Yesterday was the single largest percentage gain for the Dow Jones Industrial Average since 1933, up 11.3%, while the S&P 500 (SPX) gained 9.3%. Truly Astounding. This is what my watch list looked like…Are we living in the Matrix?
I am not sure in my 25 years in the business every seen so many double-digit gains in some of the largest stocks in our market in a single day. Yesterday’s price action is obviously a result of just how oversold U.S. stocks were, and how desperate investors were for the slightest shred of good news, which had been trickling out all day from Washington that an agreement on a $2 trillion financial assistance package was likely to be agreed upon by day’s end.
On CNBC’s Fast Money on Monday night I was asked to weigh in on whether or not the passing of a fiscal stimulus bill would mak a bottom, and my answer was not THE bottom, but could clearly cause a near-term bottom as we are due for a vicious bear market rally, which could be 20% from the lows, something that occurred two times in 2001, once in 2002 and once in 2008, which in all instances failed and resulted in new lows.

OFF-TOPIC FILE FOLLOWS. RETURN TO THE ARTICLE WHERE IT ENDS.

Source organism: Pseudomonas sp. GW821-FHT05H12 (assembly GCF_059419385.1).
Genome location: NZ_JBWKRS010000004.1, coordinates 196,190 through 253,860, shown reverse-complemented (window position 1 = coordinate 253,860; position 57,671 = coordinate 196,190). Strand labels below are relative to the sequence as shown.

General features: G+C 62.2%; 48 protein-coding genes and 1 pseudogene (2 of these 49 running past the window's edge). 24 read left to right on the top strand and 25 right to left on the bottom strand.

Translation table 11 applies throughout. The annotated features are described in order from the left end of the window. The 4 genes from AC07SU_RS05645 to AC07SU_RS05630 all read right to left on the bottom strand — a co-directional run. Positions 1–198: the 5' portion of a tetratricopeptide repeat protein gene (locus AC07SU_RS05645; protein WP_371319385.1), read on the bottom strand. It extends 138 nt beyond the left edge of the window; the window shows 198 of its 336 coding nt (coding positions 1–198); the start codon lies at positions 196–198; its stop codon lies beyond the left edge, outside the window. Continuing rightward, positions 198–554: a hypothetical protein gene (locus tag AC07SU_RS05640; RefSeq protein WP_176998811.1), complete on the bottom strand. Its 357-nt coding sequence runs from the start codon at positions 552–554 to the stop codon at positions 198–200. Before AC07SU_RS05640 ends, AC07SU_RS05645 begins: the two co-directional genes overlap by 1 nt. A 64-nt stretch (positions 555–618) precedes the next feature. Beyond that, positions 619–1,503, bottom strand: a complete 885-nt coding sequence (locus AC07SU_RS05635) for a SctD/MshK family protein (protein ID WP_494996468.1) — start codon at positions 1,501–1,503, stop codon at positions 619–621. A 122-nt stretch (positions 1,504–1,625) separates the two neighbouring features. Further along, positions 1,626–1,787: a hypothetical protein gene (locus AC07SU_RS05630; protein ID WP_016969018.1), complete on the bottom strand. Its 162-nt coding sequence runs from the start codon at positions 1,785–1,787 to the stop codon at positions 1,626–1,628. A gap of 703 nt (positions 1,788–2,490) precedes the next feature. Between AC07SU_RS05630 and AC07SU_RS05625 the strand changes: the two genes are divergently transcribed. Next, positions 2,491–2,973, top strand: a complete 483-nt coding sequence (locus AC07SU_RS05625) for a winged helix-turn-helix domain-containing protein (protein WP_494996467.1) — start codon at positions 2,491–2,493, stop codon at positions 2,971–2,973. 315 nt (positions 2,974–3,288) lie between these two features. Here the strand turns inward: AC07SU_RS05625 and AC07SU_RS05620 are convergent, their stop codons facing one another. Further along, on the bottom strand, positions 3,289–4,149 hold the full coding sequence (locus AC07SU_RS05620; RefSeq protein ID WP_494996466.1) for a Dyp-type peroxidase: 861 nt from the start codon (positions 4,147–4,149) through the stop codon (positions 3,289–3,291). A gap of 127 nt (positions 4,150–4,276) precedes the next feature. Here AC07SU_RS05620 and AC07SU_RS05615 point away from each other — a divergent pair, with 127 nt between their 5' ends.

It has been my view that the market can not bottom until we have much more visibility than we do now about when coronavirus cases will peak, which can only happen when we have mass testing, which seems weeks away… in concert when we see the Fed’s monetary actions assist in the liquidity of our financial markets and when the fiscal stimulus starts to aid our ailing workforce giving us some confidence that the impending recession will not turn into something greater. And of course, we need to be patient:
Flattening the Curve should Fix the markets near-term. The Fix for the Economy will be the trillions in monetary & (proposed) fiscal stimulus… and time. pic.twitter.com/eHvJ0wPhi7
— Dan Nathan (@RiskReversal) March 24, 2020
SO I repeat, unless you are a trader, don’t get sucked in on the long side on days like yesterday unless you are willing to consider your exit after such a sharp rip (that likely has a litle more to it), but if you are an “investor” and have cash to deploy, and have a time horizon that is past 2020, then starting to dollar-cost averaging down 28% from the recent highs makes a lot of sense.